Once an excursion is identified, next steps depend on several factors as investigations are unique to every excursion type and every organization. Sometimes the data will indicate that immediate corrective action is necessary. In other cases, it may make sense to simply monitor the situation without taking any action until the organization has a better understanding of the cause of the excursion. For example, an organization’s actions will be very different if all air samples in the buffer and anterooms exceed the action level versus having only one exceeded action level on an air sample in the anteroom.
This variability makes it difficult to create an algorithm that can handle every possible scenario. Sterile compounding organizations can create general action plans, but there must be an avenue for the responsible individuals to make appropriate decisions based on the number and types of microorganisms recovered. This is best done with the support of a microbiologist experienced in cleanroom viable sampling. SOPs must allow for flexibility in the investigation.
Documenting the Investigation
Documenting the excursion investigation creates the necessary paper trail to prove to inspectors and surveyors that the excursion was properly addressed. Documentation can occur via a paper-based system or an electronic data-management system. In either case, there should be an established form that is part of the organization’s SOPs. Sampling data, trending reports, and identification results can be attached to the investigation form to provide the necessary data without having to rewrite everything into the investigation form. As part of a thorough investigation, the following should be documented:
It is critical that the investigation and remediation process be a team activity. Utilize the knowledge and experience of pharmacists, technicians, and infection control staff in your organization. Also consider involving a pharmaceutical microbiologist experienced in viable air and surface sampling to assist with more difficult investigations.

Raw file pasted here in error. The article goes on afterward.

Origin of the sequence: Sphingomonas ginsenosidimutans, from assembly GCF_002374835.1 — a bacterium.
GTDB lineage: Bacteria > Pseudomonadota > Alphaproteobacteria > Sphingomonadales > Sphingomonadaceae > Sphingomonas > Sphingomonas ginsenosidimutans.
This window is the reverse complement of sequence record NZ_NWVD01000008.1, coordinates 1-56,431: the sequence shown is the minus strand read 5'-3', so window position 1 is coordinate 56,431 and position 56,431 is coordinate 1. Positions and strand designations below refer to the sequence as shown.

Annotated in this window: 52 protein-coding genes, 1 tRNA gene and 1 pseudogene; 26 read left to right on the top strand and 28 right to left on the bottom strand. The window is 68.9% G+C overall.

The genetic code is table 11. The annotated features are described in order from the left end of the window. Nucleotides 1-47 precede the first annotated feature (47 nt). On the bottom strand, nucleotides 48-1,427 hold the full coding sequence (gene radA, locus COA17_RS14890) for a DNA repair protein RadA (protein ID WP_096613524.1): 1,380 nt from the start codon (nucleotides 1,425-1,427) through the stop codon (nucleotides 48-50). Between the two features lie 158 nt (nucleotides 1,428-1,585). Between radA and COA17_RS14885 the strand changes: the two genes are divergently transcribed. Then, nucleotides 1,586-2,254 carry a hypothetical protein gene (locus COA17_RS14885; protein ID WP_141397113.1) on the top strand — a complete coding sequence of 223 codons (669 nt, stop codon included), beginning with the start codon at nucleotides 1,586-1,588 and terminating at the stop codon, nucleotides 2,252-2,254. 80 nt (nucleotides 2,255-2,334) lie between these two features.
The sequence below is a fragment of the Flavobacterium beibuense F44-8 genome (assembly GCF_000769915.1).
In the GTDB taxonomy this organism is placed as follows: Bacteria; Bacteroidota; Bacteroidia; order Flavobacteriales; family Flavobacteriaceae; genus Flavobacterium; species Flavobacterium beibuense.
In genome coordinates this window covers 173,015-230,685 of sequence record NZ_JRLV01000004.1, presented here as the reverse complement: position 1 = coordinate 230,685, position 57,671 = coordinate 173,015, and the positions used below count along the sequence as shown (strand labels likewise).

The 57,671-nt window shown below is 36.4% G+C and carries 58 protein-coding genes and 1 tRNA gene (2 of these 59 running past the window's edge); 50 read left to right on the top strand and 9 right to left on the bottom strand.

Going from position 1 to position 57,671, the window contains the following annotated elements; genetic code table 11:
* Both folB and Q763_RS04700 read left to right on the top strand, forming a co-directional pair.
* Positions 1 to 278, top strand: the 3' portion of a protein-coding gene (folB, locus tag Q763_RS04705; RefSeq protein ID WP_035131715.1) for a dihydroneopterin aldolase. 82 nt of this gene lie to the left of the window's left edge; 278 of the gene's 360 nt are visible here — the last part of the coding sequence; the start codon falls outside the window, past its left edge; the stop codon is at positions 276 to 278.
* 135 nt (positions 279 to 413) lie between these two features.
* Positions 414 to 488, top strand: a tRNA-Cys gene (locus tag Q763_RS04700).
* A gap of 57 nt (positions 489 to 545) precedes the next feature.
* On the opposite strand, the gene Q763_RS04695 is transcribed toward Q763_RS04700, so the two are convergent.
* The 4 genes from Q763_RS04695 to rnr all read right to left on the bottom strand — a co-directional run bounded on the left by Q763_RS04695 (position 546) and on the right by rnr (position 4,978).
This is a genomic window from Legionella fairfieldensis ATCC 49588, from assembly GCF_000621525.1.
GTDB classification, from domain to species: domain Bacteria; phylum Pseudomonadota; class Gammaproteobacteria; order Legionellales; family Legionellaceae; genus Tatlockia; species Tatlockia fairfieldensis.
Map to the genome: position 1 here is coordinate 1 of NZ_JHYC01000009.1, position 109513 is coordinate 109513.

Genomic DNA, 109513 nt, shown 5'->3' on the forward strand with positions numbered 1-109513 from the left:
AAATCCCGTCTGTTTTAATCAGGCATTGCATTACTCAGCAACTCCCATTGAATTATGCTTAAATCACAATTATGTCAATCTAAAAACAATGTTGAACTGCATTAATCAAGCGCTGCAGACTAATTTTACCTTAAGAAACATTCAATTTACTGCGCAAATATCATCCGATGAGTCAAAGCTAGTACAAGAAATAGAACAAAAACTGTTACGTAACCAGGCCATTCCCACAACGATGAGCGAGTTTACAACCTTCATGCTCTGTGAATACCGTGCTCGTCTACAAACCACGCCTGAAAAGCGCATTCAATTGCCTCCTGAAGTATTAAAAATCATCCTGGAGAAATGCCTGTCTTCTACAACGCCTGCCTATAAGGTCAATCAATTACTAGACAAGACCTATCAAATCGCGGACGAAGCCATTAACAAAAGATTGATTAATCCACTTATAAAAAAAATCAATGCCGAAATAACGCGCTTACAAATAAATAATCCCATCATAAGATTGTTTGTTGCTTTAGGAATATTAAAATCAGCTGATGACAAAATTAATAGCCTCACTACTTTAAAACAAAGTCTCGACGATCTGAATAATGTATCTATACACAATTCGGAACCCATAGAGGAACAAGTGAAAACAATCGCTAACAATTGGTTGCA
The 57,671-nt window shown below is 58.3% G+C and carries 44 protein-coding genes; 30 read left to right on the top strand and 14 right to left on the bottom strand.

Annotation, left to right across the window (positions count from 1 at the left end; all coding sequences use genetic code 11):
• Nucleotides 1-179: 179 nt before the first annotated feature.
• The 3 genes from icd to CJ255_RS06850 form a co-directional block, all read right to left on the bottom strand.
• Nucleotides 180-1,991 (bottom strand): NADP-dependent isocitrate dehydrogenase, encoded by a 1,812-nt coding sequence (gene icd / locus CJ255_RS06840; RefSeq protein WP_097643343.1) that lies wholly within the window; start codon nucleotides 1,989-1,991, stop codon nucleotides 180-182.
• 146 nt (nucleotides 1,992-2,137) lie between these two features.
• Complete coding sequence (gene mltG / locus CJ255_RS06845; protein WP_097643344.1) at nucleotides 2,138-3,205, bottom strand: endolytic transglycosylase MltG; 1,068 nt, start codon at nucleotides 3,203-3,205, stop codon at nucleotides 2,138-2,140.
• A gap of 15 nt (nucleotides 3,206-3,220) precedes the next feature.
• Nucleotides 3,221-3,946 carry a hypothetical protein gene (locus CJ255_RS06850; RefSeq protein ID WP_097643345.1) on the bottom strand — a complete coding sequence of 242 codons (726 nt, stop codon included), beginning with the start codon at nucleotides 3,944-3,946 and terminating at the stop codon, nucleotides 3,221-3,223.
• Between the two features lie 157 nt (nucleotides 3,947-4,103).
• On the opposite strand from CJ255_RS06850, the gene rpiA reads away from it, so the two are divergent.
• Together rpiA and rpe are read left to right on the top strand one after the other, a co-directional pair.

A sterile compounding pharmacy at a small hospital has a 3-room cleanroom suite in which Category 2 CSPs are prepared and a segregated compounding area for nonhazardous Category 1 preparations. They outsource their viable air and surface sample collection to a certification company, who in turn outsources incubation and analysis to a contract microbiology lab. Air and surface samples are collected monthly.
The last sample session yielded an exceeded action level in the hazardous drug (HD) buffer room. The air sample collected by the door from the HD buffer room to the anteroom yielded 12 CFU/m3. The growth was identified to the genus level: 2 Staphylococcus species, 1 Micrococcus species, and 9 Corynebacterium species. Sarah is the newly appointed designated person responsible for viable sampling and investigating excursions. Following the organization’s SOPs, she starts documenting the investigation.
Sarah notes the date she is opening the investigation and that she is the person completing the documentation. She also documents the location of the exceeded level and the date the sample was collected. She indicates that this was the only exceeded action level from the sampling session performed on this date. Sarah notifies her manager of the excursion.
Before taking any corrective actions, she reviews the lab report and the sample collection documentation from the certification company for any indication that the samples were mishandled or contaminated. Although nothing is noted, she contacts the lab to be sure there were no issues during sample receipt or incubation. She is also unsure of the source of Corynebacterium species.
The lab confirms that the samples were not compromised. Because the lab is ISO 17025 accredited, they must keep record of the condition of the samples at the time of receipt and track any issues that could have compromised the samples.5 She learns that Corynebacterium species is a gram-positive rod, which is typically sourced from human skin and the nasopharynx, but may also be sourced from cattle, sheep, horses, or goats, depending on the species.6 Sarah then contacts the certification company to ensure the samples were not compromised during the sampling session. Reassured that the result is a true excursion, Sarah documents her calls with the lab and the certification company and reexamines the results.